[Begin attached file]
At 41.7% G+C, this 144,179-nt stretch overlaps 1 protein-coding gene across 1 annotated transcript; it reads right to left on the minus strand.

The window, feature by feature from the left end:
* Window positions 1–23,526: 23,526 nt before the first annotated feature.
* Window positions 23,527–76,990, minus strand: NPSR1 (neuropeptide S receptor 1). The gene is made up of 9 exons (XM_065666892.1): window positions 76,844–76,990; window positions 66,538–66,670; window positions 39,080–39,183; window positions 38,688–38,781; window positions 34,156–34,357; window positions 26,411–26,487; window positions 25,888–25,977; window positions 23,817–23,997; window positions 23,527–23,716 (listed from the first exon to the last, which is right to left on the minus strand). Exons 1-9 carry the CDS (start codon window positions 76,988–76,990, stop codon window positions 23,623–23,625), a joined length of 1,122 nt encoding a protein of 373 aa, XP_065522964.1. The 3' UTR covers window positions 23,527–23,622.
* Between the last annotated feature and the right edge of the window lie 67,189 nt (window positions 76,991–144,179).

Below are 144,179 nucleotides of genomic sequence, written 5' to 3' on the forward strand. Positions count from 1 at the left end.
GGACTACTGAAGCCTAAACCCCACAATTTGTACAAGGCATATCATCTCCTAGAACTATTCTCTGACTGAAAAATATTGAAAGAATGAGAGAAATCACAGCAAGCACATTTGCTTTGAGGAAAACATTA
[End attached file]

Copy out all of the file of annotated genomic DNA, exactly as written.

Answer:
At 41.7% G+C, this 144,179-nt stretch overlaps 1 protein-coding gene across 1 annotated transcript; it reads right to left on the minus strand.

The window, feature by feature from the left end:
* Window positions 1–23,526: 23,526 nt before the first annotated feature.
* Window positions 23,527–76,990, minus strand: NPSR1 (neuropeptide S receptor 1). The gene is made up of 9 exons (XM_065666892.1): window positions 76,844–76,990; window positions 66,538–66,670; window positions 39,080–39,183; window positions 38,688–38,781; window positions 34,156–34,357; window positions 26,411–26,487; window positions 25,888–25,977; window positions 23,817–23,997; window positions 23,527–23,716 (listed from the first exon to the last, which is right to left on the minus strand). Exons 1-9 carry the CDS (start codon window positions 76,988–76,990, stop codon window positions 23,623–23,625), a joined length of 1,122 nt encoding a protein of 373 aa, XP_065522964.1. The 3' UTR covers window positions 23,527–23,622.
* Between the last annotated feature and the right edge of the window lie 67,189 nt (window positions 76,991–144,179).

Below are 144,179 nucleotides of genomic sequence, written 5' to 3' on the forward strand. Positions count from 1 at the left end.
GGACTACTGAAGCCTAAACCCCACAATTTGTACAAGGCATATCATCTCCTAGAACTATTCTCTGACTGAAAAATATTGAAAGAATGAGAGAAATCACAGCAAGCACATTTGCTTTGAGGAAAACATTA